Lots of (visionary) use-cases for such an architecture, beyond the obvious data transfer, have been discussed all over the WWW, so I'm going to mention just two. 1) A recent discussion on the WHATWG mailing list - Web-sockets + Web-workers to produce a P2P website or application. 2) A longish post on the HighScalability blog (it's worth the time to read it through) - Building super scalable systems: Blade runner meets autonomic computing in the ambient cloud. As I said, these are more long-term benefits of making everything a server -- and web-browsers, that is client-sides of Web apps, are an (obvious?) choice.

    Since the potential use-cases are so broad and the feature induces fundamental changes in the architecture, I think that the feature should be introduced and provided in layers. The feature implies that it would be used only for high-level browser-to-browser communication, which is potentially limiting. APIs that enable this high-level P2P interactions should be an additional feature built upon a basic one which enables webapps to programmatically start a HTTP server and add handlers to it. This reminds me of the Programmable HTTP Serving part of the "Programmable HTTP Caching and Serving" spec. This spec defines an API for creating servers that serve requests originating only from the local browser, while one of the outcomes of the PeerToPeer feature would be to create servers that serve requests originating from remote browsers or any other entity on the WWW.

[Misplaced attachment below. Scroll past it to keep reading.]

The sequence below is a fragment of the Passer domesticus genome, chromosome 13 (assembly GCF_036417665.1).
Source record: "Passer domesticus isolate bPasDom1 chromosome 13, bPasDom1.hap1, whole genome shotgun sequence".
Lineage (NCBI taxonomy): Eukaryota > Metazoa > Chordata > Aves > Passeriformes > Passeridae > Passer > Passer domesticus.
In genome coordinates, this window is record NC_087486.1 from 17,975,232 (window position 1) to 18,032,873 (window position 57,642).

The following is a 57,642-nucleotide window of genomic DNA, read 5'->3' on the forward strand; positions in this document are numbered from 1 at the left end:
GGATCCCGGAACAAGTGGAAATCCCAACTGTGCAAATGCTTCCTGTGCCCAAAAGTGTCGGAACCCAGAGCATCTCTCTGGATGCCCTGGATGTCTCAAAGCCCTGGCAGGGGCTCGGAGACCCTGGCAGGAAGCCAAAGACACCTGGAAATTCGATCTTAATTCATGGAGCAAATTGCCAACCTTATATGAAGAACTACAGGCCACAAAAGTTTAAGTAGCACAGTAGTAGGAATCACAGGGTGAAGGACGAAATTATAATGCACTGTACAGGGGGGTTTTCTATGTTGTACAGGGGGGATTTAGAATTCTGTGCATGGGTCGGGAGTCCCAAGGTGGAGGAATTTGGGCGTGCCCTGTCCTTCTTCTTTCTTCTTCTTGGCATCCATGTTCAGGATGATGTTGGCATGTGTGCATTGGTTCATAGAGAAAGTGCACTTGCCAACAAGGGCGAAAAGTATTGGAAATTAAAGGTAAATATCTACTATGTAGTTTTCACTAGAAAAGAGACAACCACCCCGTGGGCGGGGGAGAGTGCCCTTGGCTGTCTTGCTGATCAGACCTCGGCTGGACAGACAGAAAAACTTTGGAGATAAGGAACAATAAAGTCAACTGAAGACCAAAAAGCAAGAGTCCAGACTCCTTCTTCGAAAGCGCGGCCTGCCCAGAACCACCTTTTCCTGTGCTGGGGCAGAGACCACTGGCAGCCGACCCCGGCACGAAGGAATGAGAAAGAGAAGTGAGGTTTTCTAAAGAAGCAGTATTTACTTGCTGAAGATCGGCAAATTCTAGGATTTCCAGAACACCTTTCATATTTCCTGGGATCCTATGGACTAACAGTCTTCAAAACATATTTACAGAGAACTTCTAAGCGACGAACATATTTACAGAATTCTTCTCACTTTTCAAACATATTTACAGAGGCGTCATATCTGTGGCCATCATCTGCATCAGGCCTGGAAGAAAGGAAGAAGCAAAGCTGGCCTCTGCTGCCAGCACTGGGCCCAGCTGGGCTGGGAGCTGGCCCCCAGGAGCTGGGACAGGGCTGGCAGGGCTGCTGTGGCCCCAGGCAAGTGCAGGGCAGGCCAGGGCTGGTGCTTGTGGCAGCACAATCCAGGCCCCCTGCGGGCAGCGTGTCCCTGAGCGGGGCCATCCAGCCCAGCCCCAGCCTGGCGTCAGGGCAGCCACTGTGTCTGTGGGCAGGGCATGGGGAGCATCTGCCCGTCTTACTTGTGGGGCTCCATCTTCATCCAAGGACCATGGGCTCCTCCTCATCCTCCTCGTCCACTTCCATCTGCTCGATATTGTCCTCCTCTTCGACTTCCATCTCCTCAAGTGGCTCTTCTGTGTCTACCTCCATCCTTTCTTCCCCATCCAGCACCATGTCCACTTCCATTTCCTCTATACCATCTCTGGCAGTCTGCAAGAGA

The importance of starting from HTTP is to make the whole Web platform (as you call it) uniform - the web is based on URIs for identifying resources and HTTP for accessing those resources. Of course, new protocols like WebSockets will fit into this frame since they are and will be based on URIs and HTTP (even if it is for HTTP-upgrade). The HTTP and URI Web platform is the base building block of the Web and it should stay that way. That's why I think that extending the browser with serving capabilities should start there - enable the browser to claim a part of the global URI space and then extend with standard protocols and handlers - HTTP and WebSockets. The streaming, file transfer, bitmap transfer and other APIs seem like an upgrade over that base (and a very useful upgrade), but the base must be present and available to webapp developers also. This reminds me of the Reverse HTTP specification (note that there is also an IETF spec with that name but with different purpose and semantics). The Reverse HTTP spec is a RESTful protocol and system that enables client-side processes of webapps to claim a part of HTTP URI space (via a special proxy) and in that way enables browsers to be not only WWW clients but also servers. Thus, the fundamental goals of this PeerToPeer feature and the Reverse HTTP spec seem very similar - to enable access to webapp processes running in browsers.